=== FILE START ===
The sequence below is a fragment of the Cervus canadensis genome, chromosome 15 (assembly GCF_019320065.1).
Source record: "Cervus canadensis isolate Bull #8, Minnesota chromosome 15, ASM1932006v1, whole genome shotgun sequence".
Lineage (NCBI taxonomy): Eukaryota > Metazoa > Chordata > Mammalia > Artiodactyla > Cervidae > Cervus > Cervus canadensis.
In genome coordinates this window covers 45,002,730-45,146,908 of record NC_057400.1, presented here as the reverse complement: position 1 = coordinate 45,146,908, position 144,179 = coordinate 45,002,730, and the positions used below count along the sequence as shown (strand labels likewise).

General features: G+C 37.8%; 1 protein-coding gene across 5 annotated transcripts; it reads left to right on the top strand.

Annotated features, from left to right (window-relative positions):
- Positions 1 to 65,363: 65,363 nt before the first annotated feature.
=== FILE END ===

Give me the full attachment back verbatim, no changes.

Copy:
The sequence below is a fragment of the Cervus canadensis genome, chromosome 15 (assembly GCF_019320065.1).
Source record: "Cervus canadensis isolate Bull #8, Minnesota chromosome 15, ASM1932006v1, whole genome shotgun sequence".
Lineage (NCBI taxonomy): Eukaryota > Metazoa > Chordata > Mammalia > Artiodactyla > Cervidae > Cervus > Cervus canadensis.
In genome coordinates this window covers 45,002,730-45,146,908 of record NC_057400.1, presented here as the reverse complement: position 1 = coordinate 45,146,908, position 144,179 = coordinate 45,002,730, and the positions used below count along the sequence as shown (strand labels likewise).

General features: G+C 37.8%; 1 protein-coding gene across 5 annotated transcripts; it reads left to right on the top strand.

Annotated features, from left to right (window-relative positions):
- Positions 1 to 65,363: 65,363 nt before the first annotated feature.